In the first-season finale of Ramy — a new Hulu series helmed by comedian Ramy Youssef — the hero, played by Youssef, stumbles through an Egyptian desert. He’s an American born to immigrants, on his way to meet his grandfather, a man who might, Ramy seems to think, help him understand his own confusing life. In the heat, Ramy hallucinates a striking woman, who calls to mind a few of his past lovers. In one hand she holds a fidget spinner, an echo of the married woman from his local mosque who ended an affair after Ramy bought her son one of those very gadgets. “We can take a shower together,“ the hallucination says, more or less parroting an invite from his Jewish former paramour back home. Then comes the thorn in the rose, a line that punctures the fantasy. “Who cares if I’m your cousin?” asks the vision in the desert. Ramy walks on. “I gotta shower by myself,” he mutters.
I watched this scene on a recent trip to my childhood home, after which my father unwound what sounded like the plot of a slightly off Nicholas Sparks movie: the story of a woman who visited her brother’s house regularly after her husband died too soon. Her young son got to know his first cousin during those visits and, eventually, the two first cousins married each other. My father spoke in a way meant to open my mind, it seemed. He needn’t have tried so hard. I wasn’t gagging at the thought. But I got why he assumed I might: The rightness of marriage between cousins constitutes one of the most quietly heated debates on the planet.
That the phenomenon ties up Ramy’s first season makes sense: The show pulls back a curtain on a world not often given public space to breathe. In his working-class Jersey town, Ramy identifies as both super-Muslim and not Muslim enough. His most consistent quality may be his inconsistency. He waffles on how to date, think, love, pray, how to perform as a son, a friend, a worker. His confusion about his sense of self complicates every romantic situation he finds himself in, no matter the creed or skin color of the woman. A clarifying force arrives in the show’s final episodes: a spirited, beautiful woman named Amani*, to whom Ramy is instantly attracted (it’s mutual) when he meets her during the first night of a find-himself trip to Egypt, the motherland. Amani is modern and devout, liberated yet intense. Only, as Ramy soon discovers, she’s also his first cousin.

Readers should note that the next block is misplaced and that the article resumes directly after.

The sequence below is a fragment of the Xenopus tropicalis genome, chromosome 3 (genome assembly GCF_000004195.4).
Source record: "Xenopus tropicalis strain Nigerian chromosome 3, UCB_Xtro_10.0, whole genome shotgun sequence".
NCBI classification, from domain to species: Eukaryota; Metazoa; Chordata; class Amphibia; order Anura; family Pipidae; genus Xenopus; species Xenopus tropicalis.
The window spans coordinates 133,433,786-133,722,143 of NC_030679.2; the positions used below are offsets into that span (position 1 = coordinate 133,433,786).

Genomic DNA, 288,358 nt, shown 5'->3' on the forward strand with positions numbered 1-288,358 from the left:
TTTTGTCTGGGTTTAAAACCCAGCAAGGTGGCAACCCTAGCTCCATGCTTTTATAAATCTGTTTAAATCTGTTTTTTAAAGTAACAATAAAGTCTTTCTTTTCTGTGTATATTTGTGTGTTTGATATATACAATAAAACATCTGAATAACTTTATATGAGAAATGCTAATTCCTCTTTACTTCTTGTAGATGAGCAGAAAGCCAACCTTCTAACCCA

Discussion ensues. “Hot Egyptian, speaks banging English,” says his friend Mo, outlining the positives on a video call, during which Ramy frets over his relation to Amani. “Lock it up.” “What part of marrying my cousin don’t you get?” Ramy asks. “What do you mean,” Mo retaliates. “It’s perfect … No in-laws, everyone’s just in.” Ramy hisses the word disgusting. In pipes his other pal Ahmed, also on the call. Any perceived repellency around cousin marriage, Ahmed asserts, stems from “propaganda.” Scares about birth defects are “bullshit.¨ Risks rise “from like 1.4 percent to 2.8 percent for something to be off. It’s only a real problem when the kids of the cousins start hooking up with the cousins,” he explains sweetly. “If you don’t have any cousins above you, you’re fine, bro.”
My father made his own such argument, not to a young second-generation American but to a peer. Years ago, his friend’s son, who was born in America, insisted on marrying his first cousin. I remembered that wedding from a different vantage. My own first cousin and I attended as guests. I rarely saw this cousin — he was India-based, in D.C. for a master’s (as was I), and forced by extended obligation to head to a wedding of strangers with me. The ceremony was to take place in one of the 20 American states that allow cousin-to-cousin marriages. (Twenty-four do not, and six allow it only if the couple is either too old or otherwise physically unable to procreate.)
As we packed, boarded a train, and made our way to Massachusetts, my cousin made fun of the dysfunctionality of the setup. I found the intensity and prolonged nature of his mockery curious. It struck me that he might be trying to send dual messages: to me, not to get any funny ideas, and to the world, that he was not one of those savages who do such things. In any case, he stoked my rebellious instinct. My mind wandered. This marriage was a hard-fought one, just not in the way one might expect. The parents were against it — it was they who thought the whole cousin thing seemed off, not the 20-somethings in the hot seat. My dad had consoled them — his argument revolved around the family’s considerable resources, which might attract a stranger for the wrong reasons; whereas this bride, one presumed, was in it for love.